Dataset - Weights DEV NR ETF BST RES PP1 ACS MCS
Main 0.0029 0.0550 0.0484 0.0445 0.0379 0.0329 0.0321 0.0314
Review-based 0.0626 0.0510 0.0477 0.0376 0.0355 0.0346 0.0349 0.0340
Item-based 0.0638 0.0510 0.0501 0.0395 0.0388 0.0383 0.0374 0.0366
User-based 0.0630 0.0514 0.0494 0.0380 0.0373 0.0377 0.0367 0.0367
Amazon 0.1102 0.0897 0.0746 0.0689 0.0675 0.0624 0.0342 0.0297
TABLE V: Weights of all features (using unsupervised approach); features are ranked based on their overall average weights.
Fig. 8: Regression graph of features vs. accuracy (unsupervised) for Main dataset. (see Table II for numbers)

Iv-C4 Time Complexity

If we consider the Main dataset as input to our framework, time complexity with these circumstances is equal to where e is number of edges in created network or reviews number. It means we need to check if there is a metapath between a certain node (review) with other nodes which is and this checking must be repeated for very feature. So, our time complexity for offline mode in which we give the Main dataset to framework and calculate spamicity of whole reviews, is where is number of features. In online mode, a review is given to NetSpam to see whether it is spam or not, we need to check if there is a metapath between given review with other reviews, which is in , and like offline mode it has to be repeated for every feature and every value. Therefore the complexity is .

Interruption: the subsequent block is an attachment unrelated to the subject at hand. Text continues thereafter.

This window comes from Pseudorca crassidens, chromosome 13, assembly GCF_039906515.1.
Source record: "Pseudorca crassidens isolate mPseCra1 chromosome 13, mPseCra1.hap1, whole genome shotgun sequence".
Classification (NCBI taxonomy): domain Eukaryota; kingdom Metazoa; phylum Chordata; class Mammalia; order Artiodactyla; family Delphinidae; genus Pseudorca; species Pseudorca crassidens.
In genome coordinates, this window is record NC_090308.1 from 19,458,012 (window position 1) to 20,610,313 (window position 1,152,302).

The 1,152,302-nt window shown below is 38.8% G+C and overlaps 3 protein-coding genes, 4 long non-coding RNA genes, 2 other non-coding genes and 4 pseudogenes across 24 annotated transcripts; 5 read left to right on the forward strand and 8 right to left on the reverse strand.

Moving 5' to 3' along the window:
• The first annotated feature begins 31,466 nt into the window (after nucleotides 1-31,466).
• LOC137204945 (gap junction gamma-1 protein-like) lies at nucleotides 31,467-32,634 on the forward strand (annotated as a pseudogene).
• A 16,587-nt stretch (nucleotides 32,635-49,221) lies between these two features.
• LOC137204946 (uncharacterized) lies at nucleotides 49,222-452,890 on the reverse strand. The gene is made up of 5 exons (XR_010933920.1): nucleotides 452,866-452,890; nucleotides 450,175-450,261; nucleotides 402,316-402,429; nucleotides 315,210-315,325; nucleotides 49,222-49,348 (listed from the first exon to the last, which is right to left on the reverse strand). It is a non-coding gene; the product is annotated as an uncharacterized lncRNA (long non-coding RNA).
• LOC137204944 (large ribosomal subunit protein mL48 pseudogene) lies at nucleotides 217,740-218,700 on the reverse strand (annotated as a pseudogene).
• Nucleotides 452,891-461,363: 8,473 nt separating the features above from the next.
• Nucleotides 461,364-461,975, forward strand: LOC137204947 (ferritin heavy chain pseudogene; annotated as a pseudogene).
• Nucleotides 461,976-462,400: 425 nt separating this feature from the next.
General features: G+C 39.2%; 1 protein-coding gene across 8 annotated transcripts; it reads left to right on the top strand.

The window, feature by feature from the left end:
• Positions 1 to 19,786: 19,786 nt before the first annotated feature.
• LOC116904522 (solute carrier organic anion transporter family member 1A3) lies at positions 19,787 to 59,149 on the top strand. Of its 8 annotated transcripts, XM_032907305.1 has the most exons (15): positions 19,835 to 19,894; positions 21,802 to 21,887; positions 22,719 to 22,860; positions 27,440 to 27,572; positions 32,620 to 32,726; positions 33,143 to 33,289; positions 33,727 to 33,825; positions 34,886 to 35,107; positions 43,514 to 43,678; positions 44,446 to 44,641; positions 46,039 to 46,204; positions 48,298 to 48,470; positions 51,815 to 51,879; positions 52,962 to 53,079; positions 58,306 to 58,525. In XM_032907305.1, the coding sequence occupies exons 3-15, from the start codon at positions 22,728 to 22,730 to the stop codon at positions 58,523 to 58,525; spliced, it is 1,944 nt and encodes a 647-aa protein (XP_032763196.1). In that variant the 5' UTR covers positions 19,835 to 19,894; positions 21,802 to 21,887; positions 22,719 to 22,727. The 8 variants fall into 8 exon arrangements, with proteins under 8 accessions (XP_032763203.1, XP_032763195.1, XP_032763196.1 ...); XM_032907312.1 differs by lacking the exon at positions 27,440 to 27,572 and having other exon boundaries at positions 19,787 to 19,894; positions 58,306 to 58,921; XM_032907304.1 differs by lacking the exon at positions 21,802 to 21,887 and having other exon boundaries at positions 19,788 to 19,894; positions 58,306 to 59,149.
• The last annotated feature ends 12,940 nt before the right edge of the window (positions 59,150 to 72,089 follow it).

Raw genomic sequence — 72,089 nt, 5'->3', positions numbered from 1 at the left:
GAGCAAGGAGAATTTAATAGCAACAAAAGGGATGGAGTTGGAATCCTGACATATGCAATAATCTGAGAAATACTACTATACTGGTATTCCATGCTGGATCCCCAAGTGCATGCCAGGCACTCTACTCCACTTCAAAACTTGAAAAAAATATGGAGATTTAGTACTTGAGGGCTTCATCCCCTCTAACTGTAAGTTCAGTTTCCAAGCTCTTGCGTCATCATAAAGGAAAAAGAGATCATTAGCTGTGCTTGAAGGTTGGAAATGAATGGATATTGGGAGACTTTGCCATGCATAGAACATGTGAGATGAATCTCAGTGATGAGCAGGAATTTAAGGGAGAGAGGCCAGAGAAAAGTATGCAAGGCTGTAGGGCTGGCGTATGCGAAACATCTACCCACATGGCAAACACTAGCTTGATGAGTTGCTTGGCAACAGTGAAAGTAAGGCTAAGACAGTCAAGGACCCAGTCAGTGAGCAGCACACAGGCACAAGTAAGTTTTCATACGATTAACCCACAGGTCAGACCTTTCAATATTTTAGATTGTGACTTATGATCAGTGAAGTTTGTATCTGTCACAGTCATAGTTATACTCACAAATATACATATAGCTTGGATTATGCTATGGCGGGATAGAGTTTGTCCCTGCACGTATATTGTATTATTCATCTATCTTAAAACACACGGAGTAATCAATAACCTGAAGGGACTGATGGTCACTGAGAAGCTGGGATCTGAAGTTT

Iv-C5 The Impact of Camouflage Strategy